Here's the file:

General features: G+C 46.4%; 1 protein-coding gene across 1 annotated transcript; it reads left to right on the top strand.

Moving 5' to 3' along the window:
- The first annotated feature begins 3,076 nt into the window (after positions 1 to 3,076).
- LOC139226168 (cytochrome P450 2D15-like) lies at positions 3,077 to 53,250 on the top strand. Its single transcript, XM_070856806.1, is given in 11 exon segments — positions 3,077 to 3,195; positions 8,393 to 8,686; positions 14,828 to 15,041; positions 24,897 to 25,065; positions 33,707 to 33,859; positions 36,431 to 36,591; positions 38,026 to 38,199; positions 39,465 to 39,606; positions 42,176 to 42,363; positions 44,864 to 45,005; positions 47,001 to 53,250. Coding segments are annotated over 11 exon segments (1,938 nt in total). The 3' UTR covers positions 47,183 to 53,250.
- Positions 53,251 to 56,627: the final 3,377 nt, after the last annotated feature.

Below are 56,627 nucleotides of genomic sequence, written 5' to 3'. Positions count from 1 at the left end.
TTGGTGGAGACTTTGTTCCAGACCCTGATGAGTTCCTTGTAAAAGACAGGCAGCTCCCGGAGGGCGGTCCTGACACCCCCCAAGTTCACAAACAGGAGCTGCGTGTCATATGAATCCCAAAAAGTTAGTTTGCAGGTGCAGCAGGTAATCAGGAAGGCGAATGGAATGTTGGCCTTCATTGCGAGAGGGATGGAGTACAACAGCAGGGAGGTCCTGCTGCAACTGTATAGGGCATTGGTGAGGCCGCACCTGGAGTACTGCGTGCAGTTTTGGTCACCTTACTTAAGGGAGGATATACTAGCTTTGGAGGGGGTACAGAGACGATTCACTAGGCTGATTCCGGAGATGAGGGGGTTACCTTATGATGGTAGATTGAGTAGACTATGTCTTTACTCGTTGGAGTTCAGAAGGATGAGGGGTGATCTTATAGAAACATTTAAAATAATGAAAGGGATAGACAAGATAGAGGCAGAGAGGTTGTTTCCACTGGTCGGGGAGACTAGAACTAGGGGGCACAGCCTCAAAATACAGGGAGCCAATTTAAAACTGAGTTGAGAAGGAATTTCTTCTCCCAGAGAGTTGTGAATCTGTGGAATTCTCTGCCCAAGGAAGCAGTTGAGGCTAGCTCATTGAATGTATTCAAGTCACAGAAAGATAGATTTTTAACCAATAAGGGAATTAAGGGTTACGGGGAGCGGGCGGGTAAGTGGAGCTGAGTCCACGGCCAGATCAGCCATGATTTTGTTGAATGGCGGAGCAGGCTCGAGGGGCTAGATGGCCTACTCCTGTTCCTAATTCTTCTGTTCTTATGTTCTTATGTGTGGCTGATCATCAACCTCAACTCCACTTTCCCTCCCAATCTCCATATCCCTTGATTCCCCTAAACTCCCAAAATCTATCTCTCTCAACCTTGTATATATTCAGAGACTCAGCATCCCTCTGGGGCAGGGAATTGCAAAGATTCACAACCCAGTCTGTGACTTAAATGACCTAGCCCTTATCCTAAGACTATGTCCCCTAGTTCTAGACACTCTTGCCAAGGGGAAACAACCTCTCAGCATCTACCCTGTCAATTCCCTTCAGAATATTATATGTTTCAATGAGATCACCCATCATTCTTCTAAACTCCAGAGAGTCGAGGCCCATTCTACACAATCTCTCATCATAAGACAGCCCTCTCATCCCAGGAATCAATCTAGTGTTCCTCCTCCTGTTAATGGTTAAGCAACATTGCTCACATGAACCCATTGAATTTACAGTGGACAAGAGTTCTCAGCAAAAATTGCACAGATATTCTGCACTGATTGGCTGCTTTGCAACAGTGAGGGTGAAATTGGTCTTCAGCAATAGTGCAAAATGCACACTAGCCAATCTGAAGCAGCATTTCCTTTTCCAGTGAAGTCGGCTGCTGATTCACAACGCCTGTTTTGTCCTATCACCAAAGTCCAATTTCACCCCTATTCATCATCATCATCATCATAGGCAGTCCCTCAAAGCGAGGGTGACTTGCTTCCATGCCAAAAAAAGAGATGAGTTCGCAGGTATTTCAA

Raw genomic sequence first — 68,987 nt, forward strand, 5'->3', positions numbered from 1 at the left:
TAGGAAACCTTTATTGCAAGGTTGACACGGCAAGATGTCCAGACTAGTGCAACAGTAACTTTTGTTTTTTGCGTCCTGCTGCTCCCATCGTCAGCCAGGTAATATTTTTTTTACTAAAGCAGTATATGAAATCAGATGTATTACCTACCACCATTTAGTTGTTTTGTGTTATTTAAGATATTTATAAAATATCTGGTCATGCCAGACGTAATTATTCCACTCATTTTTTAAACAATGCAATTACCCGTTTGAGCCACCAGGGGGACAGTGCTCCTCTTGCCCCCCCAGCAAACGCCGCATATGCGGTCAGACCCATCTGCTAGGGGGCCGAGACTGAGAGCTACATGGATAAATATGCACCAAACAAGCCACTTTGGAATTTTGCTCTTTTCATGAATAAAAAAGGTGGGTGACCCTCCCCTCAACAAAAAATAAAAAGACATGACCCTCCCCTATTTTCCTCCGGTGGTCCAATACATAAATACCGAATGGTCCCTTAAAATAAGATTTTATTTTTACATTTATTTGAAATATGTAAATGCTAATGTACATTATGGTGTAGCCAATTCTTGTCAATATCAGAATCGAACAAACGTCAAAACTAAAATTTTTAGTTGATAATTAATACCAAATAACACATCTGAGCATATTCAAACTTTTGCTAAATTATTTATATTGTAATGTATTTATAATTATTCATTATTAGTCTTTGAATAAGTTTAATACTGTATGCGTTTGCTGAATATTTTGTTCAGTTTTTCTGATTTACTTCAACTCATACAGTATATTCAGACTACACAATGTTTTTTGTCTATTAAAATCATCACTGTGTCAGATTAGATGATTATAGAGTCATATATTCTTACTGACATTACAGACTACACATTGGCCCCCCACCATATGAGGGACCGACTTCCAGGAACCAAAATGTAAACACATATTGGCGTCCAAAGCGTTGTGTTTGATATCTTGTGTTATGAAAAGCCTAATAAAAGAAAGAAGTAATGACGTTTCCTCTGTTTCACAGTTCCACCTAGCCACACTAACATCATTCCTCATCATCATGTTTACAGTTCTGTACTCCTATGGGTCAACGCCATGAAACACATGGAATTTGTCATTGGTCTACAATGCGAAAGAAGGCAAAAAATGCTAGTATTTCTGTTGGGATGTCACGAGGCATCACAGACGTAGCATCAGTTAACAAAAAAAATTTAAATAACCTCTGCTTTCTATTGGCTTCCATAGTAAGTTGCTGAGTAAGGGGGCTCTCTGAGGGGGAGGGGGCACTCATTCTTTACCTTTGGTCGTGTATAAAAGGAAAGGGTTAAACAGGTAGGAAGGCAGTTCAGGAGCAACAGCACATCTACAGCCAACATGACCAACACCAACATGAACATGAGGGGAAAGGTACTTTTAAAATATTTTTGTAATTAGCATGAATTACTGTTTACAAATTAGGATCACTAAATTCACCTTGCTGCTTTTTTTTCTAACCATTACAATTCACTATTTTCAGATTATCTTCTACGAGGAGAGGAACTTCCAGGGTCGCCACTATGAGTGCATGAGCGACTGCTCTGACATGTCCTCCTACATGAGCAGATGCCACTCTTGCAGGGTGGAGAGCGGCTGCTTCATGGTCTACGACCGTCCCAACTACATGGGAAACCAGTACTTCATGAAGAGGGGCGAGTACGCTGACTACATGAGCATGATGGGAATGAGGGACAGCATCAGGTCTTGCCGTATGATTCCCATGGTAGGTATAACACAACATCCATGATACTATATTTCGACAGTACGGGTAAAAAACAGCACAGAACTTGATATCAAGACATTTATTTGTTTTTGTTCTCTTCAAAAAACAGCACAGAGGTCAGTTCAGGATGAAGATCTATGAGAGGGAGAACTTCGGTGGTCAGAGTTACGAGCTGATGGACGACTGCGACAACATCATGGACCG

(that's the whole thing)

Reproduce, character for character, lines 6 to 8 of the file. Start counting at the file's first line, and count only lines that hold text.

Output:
Below are 56,627 nucleotides of genomic sequence, written 5' to 3'. Positions count from 1 at the left end.
TTGGTGGAGACTTTGTTCCAGACCCTGATGAGTTCCTTGTAAAAGACAGGCAGCTCCCGGAGGGCGGTCCTGACACCCCCCAAGTTCACAAACAGGAGCTGCGTGTCATATGAATCCCAAAAAGTTAGTTTGCAGGTGCAGCAGGTAATCAGGAAGGCGAATGGAATGTTGGCCTTCATTGCGAGAGGGATGGAGTACAACAGCAGGGAGGTCCTGCTGCAACTGTATAGGGCATTGGTGAGGCCGCACCTGGAGTACTGCGTGCAGTTTTGGTCACCTTACTTAAGGGAGGATATACTAGCTTTGGAGGGGGTACAGAGACGATTCACTAGGCTGATTCCGGAGATGAGGGGGTTACCTTATGATGGTAGATTGAGTAGACTATGTCTTTACTCGTTGGAGTTCAGAAGGATGAGGGGTGATCTTATAGAAACATTTAAAATAATGAAAGGGATAGACAAGATAGAGGCAGAGAGGTTGTTTCCACTGGTCGGGGAGACTAGAACTAGGGGGCACAGCCTCAAAATACAGGGAGCCAATTTAAAACTGAGTTGAGAAGGAATTTCTTCTCCCAGAGAGTTGTGAATCTGTGGAATTCTCTGCCCAAGGAAGCAGTTGAGGCTAGCTCATTGAATGTATTCAAGTCACAGAAAGATAGATTTTTAACCAATAAGGGAATTAAGGGTTACGGGGAGCGGGCGGGTAAGTGGAGCTGAGTCCACGGCCAGATCAGCCATGATTTTGTTGAATGGCGGAGCAGGCTCGAGGGGCTAGATGGCCTACTCCTGTTCCTAATTCTTCTGTTCTTATGTTCTTATGTGTGGCTGATCATCAACCTCAACTCCACTTTCCCTCCCAATCTCCATATCCCTTGATTCCCCTAAACTCCCAAAATCTATCTCTCTCAACCTTGTATATATTCAGAGACTCAGCATCCCTCTGGGGCAGGGAATTGCAAAGATTCACAACCCAGTCTGTGACTTAAATGACCTAGCCCTTATCCTAAGACTATGTCCCCTAGTTCTAGACACTCTTGCCAAGGGGAAACAACCTCTCAGCATCTACCCTGTCAATTCCCTTCAGAATATTATATGTTTCAATGAGATCACCCATCATTCTTCTAAACTCCAGAGAGTCGAGGCCCATTCTACACAATCTCTCATCATAAGACAGCCCTCTCATCCCAGGAATCAATCTAGTGTTCCTCCTCCTGTTAATGGTTAAGCAACATTGCTCACATGAACCCATTGAATTTACAGTGGACAAGAGTTCTCAGCAAAAATTGCACAGATATTCTGCACTGATTGGCTGCTTTGCAACAGTGAGGGTGAAATTGGTCTTCAGCAATAGTGCAAAATGCACACTAGCCAATCTGAAGCAGCATTTCCTTTTCCAGTGAAGTCGGCTGCTGATTCACAACGCCTGTTTTGTCCTATCACCAAAGTCCAATTTCACCCCTATTCATCATCATCATCATCATAGGCAGTCCCTCAAAGCGAGGGTGACTTGCTTCCATGCCAAAAAAAGAGATGAGTTCGCAGGTATTTCAA

Raw genomic sequence first — 68,987 nt, forward strand, 5'->3', positions numbered from 1 at the left: